“Fahck,” I said aloud to the storm, for what else was there to say.

I stopped the horse, made him stand, and rescued the lamb, lifted it up and back over the horse, repositioned the dog food sack to hold it there, and we went on. The trail steepened and the horse slid and arrested itself, slid and arrested itself, me walking alongside it now as it drew out the reins in front of me until I was walking near the rear of the saddle, near the lamb that had slid down again into a little sling, its head lolling. It looked unaffected, poor thing, blinking at me that way, helpless, hardly aware of its body, detached from any knowledge of having a will of its own, waiting for whatever cruelties would befall it. I set the lamb back up onto the horse, and it lay there, that position as good as the hanging position, maybe, I couldn’t tell. It didn’t seem especially grateful. I felt awful though, terrible in letting it suffer this way. I stood there in the rain, listening for the band down the mountain.

“Fuckin’ Hector,” I said, “leaving me with this fucking horse and this fucking lamb. Fahck.” I wasn’t happy at all.

I looked back at all my troubles, the little, innocent, helpless lamb. High up on the horse now, the lamb craned its neck back to browse the green leaves of a mountain alder where a branch came down over it. Christ, I thought, what was it doing browsing the leaves as if this were an ordinary day? Didn’t it know it couldn’t walk, that its leg and its body were broken? Didn’t it know that it was a lamb on its way to the slaughter? That its life wasn’t worth more than the going rate of meat on the supermarket shelf? Didn’t it know that it was a prisoner, not only on this horse’s back, but in this world, its being locked away in this lamb’s body, hardly a body of its own, a body owned, like a carrot in the ground, an apple on a tree, a loaf of bread on the kitchen counter? Does it not desire to break free and bound through the boundless world and live, to face its life and death on its own terms, to face the coyote even, its jaws and teeth, so long as it were free?

Still, it went on nibbling the leaves, impervious to my questions, my pains, the way I ached for it, the fucking lamb.

Things went on this way for some time, for a life-age, I couldn’t tell. I stood there in the rain. Hector was gone, and so I had but one option: go down. So down I went, leading the horse as before, trying to stay out of its way, it struggling to keep its feet in the slick muddy places where the sheep had trammeled the ground between the rocks. The rain came down. The sky flashed, and I waited for the thunder to shake the mountain. Wham! It was beautiful and terrible too. I hated it. I’d never leave home again. Wham! I loved it. I’d never go home again. Then the horse lurched forward and slid on all its feet, its back legs splayed out and then back under it. I leaped to the side to save myself. Soon we gentled out onto the next little flat into the taller grass. I had not yet looked back to see what I knew I would see, the lamb hung loosely again over the side of the horse like a sack of grain. I didn’t want to deal with it. I didn’t want to.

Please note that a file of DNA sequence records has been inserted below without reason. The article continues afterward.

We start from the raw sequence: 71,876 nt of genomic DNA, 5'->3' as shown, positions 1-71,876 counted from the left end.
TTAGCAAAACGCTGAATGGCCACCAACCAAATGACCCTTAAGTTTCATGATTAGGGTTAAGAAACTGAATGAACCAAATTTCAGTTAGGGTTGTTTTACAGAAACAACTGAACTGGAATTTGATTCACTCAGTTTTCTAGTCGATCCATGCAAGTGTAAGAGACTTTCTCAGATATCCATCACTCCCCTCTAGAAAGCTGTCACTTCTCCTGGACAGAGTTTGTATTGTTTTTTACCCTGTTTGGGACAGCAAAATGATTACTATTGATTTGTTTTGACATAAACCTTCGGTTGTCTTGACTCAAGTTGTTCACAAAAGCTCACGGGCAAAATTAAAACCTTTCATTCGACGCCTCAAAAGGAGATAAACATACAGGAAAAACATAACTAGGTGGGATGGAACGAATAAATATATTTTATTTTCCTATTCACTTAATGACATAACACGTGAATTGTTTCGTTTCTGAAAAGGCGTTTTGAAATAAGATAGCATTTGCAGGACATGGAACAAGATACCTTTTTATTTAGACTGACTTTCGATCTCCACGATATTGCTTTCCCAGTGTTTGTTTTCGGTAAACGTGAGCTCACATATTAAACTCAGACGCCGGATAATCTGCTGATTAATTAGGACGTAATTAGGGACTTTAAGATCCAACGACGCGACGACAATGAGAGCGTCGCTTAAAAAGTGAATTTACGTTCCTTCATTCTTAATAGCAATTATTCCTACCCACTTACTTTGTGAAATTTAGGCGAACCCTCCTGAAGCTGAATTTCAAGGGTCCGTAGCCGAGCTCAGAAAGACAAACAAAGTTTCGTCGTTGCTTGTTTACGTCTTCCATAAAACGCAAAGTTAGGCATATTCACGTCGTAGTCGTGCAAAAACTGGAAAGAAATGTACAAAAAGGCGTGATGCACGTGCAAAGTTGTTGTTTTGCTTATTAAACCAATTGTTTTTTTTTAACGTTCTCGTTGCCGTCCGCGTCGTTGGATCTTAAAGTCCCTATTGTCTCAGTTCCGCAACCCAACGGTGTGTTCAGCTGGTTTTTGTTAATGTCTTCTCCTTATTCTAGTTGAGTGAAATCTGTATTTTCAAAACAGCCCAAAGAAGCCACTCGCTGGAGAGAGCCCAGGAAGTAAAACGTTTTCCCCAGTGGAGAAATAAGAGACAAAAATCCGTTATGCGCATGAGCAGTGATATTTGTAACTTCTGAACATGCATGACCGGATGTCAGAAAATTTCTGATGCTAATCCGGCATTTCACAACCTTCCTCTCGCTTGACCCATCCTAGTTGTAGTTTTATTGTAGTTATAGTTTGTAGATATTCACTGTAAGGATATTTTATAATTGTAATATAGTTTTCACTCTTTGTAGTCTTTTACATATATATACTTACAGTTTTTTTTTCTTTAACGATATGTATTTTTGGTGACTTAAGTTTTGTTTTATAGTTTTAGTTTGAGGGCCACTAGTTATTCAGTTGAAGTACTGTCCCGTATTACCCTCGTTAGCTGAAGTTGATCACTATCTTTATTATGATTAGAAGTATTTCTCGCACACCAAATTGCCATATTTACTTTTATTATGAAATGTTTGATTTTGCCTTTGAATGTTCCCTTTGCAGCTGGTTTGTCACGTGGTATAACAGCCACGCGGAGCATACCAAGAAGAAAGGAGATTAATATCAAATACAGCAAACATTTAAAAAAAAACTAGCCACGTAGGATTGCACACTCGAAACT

When I looked back, the lamb was hanging loosely again over the side of the horse like a sack of grain. I hefted the little lamb back up, pulled its front feet over, positioned it just so, and dropped the dog food into place against it. What an impossible situation. I walked alongside the horse now, the reins in my left hand, and my right hand on the lamb’s backside to keep it from falling. We ambled on through the grassy swale and the rain. It worked, at least for now, to lead the horse and hold the lamb, and we must have made up a little ground because I could hear the sheep again out in front of us. Farther on I saw a ewe, at last, its broad back exposed through the branches of a pine. Hector must be here somewhere, I thought. Then I felt something warm and comforting, but I couldn’t place it. I didn’t know where or why I was having this sensation. I looked up at the sky and into the wet clouds hung low above me. Across the horse into the green treetops. And then at the lamb, which was pissing over the top of my hand and down the side of the horse.